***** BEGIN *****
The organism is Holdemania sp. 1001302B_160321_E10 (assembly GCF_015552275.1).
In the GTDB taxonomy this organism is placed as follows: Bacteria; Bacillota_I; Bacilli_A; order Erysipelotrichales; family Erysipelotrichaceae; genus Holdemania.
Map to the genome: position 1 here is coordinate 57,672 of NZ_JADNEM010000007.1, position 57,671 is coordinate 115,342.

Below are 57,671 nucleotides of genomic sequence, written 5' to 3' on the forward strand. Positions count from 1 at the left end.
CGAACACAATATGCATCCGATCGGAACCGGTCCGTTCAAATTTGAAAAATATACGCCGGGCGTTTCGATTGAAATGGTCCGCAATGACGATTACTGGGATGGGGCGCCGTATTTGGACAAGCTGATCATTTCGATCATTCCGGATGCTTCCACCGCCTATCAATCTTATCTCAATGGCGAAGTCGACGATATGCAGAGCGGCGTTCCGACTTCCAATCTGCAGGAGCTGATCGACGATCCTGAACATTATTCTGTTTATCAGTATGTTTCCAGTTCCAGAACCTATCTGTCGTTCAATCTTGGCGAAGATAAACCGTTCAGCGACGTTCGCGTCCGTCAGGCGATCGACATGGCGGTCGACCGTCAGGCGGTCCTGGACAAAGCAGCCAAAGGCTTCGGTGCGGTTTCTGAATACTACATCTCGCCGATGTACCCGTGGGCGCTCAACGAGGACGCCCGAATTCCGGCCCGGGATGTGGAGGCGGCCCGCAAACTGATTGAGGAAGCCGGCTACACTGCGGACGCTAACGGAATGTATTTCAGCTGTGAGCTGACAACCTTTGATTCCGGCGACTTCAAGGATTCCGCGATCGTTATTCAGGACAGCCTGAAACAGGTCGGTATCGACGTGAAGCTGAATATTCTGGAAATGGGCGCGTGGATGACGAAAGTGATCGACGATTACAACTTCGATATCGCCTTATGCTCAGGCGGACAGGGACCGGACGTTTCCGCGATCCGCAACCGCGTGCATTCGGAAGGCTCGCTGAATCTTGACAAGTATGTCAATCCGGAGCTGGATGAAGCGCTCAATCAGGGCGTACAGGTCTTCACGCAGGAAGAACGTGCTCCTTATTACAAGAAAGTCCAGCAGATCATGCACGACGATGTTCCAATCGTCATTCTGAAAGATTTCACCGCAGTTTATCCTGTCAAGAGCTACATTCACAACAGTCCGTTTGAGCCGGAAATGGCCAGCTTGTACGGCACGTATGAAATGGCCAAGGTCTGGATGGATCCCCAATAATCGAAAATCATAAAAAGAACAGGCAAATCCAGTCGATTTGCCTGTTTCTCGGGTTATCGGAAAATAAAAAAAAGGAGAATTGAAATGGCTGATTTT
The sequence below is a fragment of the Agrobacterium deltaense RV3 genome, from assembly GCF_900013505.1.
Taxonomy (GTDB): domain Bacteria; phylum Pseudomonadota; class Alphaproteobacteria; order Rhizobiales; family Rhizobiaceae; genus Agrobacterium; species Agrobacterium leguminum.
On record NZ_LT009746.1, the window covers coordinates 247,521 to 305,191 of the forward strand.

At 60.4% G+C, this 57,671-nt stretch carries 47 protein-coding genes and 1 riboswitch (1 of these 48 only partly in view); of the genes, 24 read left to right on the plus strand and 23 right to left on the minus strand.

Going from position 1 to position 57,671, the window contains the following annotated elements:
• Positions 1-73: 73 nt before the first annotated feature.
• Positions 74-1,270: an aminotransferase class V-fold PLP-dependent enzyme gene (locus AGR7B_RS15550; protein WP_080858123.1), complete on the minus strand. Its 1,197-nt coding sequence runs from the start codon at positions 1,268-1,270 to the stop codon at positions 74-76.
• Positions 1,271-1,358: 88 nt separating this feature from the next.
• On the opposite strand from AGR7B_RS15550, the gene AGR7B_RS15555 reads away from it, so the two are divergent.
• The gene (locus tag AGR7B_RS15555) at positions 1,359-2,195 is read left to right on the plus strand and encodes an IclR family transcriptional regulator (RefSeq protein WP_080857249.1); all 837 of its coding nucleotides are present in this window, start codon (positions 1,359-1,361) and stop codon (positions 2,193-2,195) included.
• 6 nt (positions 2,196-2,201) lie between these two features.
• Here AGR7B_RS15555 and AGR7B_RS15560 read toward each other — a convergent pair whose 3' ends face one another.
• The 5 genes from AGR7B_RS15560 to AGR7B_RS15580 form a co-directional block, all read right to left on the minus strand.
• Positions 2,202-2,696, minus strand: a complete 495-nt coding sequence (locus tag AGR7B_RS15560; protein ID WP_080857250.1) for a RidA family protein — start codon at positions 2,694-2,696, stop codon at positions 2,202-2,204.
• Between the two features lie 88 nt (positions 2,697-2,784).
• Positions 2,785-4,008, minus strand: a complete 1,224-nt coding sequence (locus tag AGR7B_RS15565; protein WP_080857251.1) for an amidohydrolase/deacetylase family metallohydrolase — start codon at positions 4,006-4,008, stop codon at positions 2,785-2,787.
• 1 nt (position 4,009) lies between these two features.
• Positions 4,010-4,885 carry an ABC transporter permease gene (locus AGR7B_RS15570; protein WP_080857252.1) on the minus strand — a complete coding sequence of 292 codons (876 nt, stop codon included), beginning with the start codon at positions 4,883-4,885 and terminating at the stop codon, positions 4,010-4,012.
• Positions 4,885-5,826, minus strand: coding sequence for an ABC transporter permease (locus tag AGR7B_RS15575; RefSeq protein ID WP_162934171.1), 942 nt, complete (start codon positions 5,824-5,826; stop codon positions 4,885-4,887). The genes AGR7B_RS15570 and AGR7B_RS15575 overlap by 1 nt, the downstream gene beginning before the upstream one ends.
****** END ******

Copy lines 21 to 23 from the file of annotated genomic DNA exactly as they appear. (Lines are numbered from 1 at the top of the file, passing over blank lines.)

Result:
• Positions 2,785-4,008, minus strand: a complete 1,224-nt coding sequence (locus tag AGR7B_RS15565; protein WP_080857251.1) for an amidohydrolase/deacetylase family metallohydrolase — start codon at positions 4,006-4,008, stop codon at positions 2,785-2,787.
• 1 nt (position 4,009) lies between these two features.
• Positions 4,010-4,885 carry an ABC transporter permease gene (locus AGR7B_RS15570; protein WP_080857252.1) on the minus strand — a complete coding sequence of 292 codons (876 nt, stop codon included), beginning with the start codon at positions 4,883-4,885 and terminating at the stop codon, positions 4,010-4,012.